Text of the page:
1. Best Values in eReaders - A Comparative Review (this post).
  2. Kindle eReaders - A Comparative Review.
  3. Kindle 2 eBook Reader - Is it Bleeding Edge? - A Frugal Take.
Last Updated: 07/2016.

Kindle eReaders - A Comparative Review

Kindle has come a long way since our review from early last year. Kindle2 had failed to fascinate us then for the following reasons (click for a Kindle 2 Intro & Review):
  1. The available Kindle titles and versions are a mere minority of what the printed book world has to offer,
  2. Amazon is yet to develop a “Used Book” pricing/selling model for eBooks.
  3. Pricing is not palatable. To enchant the masses, a better model would be the tried and true approach adopted by game console manufacturers of giving the hardware away at below-cost while making it up in title sales.
  4. Title pricing is overkill, especially since there is no used book market.
  5. Lending is not a Kindle virtue – not even to other Kindle owners.
  6. Kindle’s wireless purchase/download interface (Whispernet) is restricted to within the US. Even within the US, coverage over Sprint’s network is limited. Once the connection is in place, the Internet access over the network comes free, courtesy of Amazon’s deal with the carrier.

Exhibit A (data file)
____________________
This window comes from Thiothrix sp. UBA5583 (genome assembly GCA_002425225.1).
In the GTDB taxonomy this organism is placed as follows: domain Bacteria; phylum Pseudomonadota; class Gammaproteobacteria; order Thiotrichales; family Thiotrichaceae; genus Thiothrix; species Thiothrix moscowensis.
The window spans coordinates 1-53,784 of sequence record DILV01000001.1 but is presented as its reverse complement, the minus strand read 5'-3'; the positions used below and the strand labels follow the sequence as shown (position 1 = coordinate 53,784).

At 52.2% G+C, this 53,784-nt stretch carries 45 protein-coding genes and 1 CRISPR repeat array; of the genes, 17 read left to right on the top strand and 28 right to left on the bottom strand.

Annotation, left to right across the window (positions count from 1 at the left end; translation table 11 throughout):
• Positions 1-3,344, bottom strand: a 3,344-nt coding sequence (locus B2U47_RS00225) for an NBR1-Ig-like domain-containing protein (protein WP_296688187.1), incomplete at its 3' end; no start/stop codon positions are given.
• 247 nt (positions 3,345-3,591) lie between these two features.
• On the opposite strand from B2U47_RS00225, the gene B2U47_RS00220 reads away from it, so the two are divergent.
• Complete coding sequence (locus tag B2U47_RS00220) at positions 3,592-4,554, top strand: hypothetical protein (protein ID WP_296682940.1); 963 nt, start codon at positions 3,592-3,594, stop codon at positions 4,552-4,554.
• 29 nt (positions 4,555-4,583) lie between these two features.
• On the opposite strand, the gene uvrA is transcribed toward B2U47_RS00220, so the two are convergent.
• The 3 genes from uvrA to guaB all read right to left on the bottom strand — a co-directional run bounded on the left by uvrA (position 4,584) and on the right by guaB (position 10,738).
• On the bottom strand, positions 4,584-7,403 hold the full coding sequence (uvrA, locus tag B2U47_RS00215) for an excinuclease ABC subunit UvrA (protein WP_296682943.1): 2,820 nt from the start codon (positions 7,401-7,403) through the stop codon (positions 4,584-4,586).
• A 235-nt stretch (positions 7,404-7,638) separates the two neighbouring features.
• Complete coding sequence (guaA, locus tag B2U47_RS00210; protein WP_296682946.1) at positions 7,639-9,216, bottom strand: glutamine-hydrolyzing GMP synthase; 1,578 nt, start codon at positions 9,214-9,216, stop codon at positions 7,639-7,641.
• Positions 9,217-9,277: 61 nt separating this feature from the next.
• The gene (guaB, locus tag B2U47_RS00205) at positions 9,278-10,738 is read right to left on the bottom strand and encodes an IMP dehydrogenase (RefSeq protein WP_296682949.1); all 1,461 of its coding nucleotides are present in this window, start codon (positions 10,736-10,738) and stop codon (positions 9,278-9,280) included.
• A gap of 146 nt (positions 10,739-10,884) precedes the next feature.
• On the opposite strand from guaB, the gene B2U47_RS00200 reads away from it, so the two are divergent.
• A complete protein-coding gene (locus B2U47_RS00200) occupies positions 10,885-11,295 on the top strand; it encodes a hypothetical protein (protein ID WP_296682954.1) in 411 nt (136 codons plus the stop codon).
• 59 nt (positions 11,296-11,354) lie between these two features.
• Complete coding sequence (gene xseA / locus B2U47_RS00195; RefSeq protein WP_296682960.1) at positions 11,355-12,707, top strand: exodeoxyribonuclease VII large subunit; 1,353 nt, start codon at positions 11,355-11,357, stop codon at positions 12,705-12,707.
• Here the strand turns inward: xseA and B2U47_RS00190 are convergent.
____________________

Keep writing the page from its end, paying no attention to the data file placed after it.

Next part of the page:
7. Kindle’s ergonomics are below par. Although lightweight at just over 10 ounce it is still heavy to clutch for extended periods of time, especially with one hand. In fact, given the placement of buttons single-handed operation is impossible.
  8. Kindle’s e-ink screen, while a big improvement over LCD screens, doesn’t compare well to printed text on real paper. Akin to real books, the absence of back-lighting makes Kindle unsuitable for night reading – ideally, non-intrusive lighting which can illuminate the text and the background in a graded manner is required.
  9. Kindle lacks any support for the visually impaired.